Returning to work after maternity leave may be stressful; you may be used to working from home and breastfeeding your baby. Firstly, there is the concern about being separated from your infant. What will happen when you are back to work; how can you ensure a sufficient supply of milk for your baby?
Secondly, there is the cost of a breast pump to consider. Be sure to check with your insurance provider which types of breast pump are covered in their healthcare plan. Insurers often impose a limit on the products covered in their plan. However, it is a requirement in US law, under the ACA (Affordable Care Act), that insurance companies must cover a breast pump and supplies at no cost to pregnant members, and those who have recently given birth and are breastfeeding.
Here is Limerick's advice for new moms navigating the transition back into the workplace.
How to make it easier to pump while working.
Firstly, aim for seven to fourteen pumping sessions a week, and begin to set aside a stock of milk in the refrigerator. This will help you to feel more confident and relaxed in your first week back at work, knowing you have enough milk already set aside for your baby.
Secondly, babies under six months old will need one ounce per hour when you aren't with your baby. Babies over six months old may need more than this unless they are already eating solid food, in which case one ounce per hour will also be sufficient.
If you feel worried about your baby, imagine your daily timetable and how you can incorporate feeding times or pumping sessions into this.
For instance, if you are separated from your baby for ten hours on your first day back at work, you can aim to pump ten ounces in the two weeks prior to that and freeze them, so that your baby has enough milk for your first Monday back.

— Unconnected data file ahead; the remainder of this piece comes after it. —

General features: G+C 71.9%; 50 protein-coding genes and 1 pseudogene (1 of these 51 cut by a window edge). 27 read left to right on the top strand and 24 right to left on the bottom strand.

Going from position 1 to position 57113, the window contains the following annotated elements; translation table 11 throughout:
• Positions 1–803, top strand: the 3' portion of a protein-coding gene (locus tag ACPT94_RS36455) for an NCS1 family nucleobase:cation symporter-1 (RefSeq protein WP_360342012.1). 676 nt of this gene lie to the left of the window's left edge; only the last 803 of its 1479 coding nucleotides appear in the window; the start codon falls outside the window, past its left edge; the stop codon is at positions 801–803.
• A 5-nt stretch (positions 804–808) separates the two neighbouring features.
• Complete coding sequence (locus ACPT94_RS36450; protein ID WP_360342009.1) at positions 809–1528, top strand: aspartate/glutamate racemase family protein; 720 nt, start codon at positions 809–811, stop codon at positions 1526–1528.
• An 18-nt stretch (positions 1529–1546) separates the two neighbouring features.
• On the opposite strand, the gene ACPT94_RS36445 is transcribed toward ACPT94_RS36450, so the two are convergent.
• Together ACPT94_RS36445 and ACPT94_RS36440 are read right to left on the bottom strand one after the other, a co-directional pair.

The night before your first day back, defrost ten ounces of milk and prepare some bottles. On Monday, pump at the times you would normally breastfeed at home, ideally every three hours. The milk expressed on Monday will provide food for your baby on Tuesday; the milk you pump on Tuesday will feed your infant on Wednesday etc.
Freeze the milk pumped on Friday for the following week. Over the weekend, breastfeed. On Sunday evening, defrost your oldest milk for Monday.
Following this plan will mean your baby has fresh milk each day except Monday, meaning you can relax - which will also help with milk let-down.
If you have more than two weeks to build up a supply of milk before you go back to work, do an extra pumping session each day, and then freeze that milk.
Try to prevent any stress or anxiety - this won't help with milk let-down. Remember that you don't need to fill your refrigerator and/or freezer with breast milk, especially as fresh milk is better when possible. You only need to store enough milk for the first full day away from your baby, and possibly a little more, to cover late nights at work or skipped pumping sessions as life gets busy.
How a Limerick breast pump can help working moms
Purchasing a medical-grade electric breast pump, such as the Limerick Joy or spectra breast pump, can facilitate the transition back to work. Expressing and saving milk is no longer a worry.
The double electric Joy pump has everything a new mom needs to have a productive and relaxed pumping session. The modes of mechanical ventilation make the Joy pump hygienic, preventing bacteria from entering the device. In addition, the suction technique imitates the baby's natural nursing pattern, creating a comfortable experience for mom and improving milk let-down.
The Limerick Joy pump is also comfortable to use. The soft cups adapt to the shape of your breasts, preventing any discomfort in the nipple.
The Joy Essential package includes a cooler with ice packs, so moms can keep their milk stored safely for up to 24 hours without needing to worry about refrigeration. Accessories are also included, like a backpack to carry the pump and the cooler, making traveling easy.
The Joy Executive package includes additional accessories; a lap towel, car charger, and hands-free system.
Finally, remember that communication with your human resources team is important if you have any concerns about breastfeeding while at work, and if you need extra support or accessories for your breastfeeding journey, don’t forget to check out the Limerick Store and Resource Center too.